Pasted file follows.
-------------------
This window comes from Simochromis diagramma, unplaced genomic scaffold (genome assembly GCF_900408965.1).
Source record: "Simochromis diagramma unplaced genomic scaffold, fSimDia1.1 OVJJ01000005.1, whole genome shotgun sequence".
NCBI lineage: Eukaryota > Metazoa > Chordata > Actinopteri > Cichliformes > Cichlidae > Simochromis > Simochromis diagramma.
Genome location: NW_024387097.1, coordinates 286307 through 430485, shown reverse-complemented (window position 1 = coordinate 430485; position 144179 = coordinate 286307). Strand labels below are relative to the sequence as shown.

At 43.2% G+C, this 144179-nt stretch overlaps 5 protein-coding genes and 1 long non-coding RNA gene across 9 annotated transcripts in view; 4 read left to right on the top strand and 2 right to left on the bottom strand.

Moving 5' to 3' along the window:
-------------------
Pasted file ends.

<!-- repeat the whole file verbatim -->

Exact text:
This window comes from Simochromis diagramma, unplaced genomic scaffold (genome assembly GCF_900408965.1).
Source record: "Simochromis diagramma unplaced genomic scaffold, fSimDia1.1 OVJJ01000005.1, whole genome shotgun sequence".
NCBI lineage: Eukaryota > Metazoa > Chordata > Actinopteri > Cichliformes > Cichlidae > Simochromis > Simochromis diagramma.
Genome location: NW_024387097.1, coordinates 286307 through 430485, shown reverse-complemented (window position 1 = coordinate 430485; position 144179 = coordinate 286307). Strand labels below are relative to the sequence as shown.

At 43.2% G+C, this 144179-nt stretch overlaps 5 protein-coding genes and 1 long non-coding RNA gene across 9 annotated transcripts in view; 4 read left to right on the top strand and 2 right to left on the bottom strand.

Moving 5' to 3' along the window: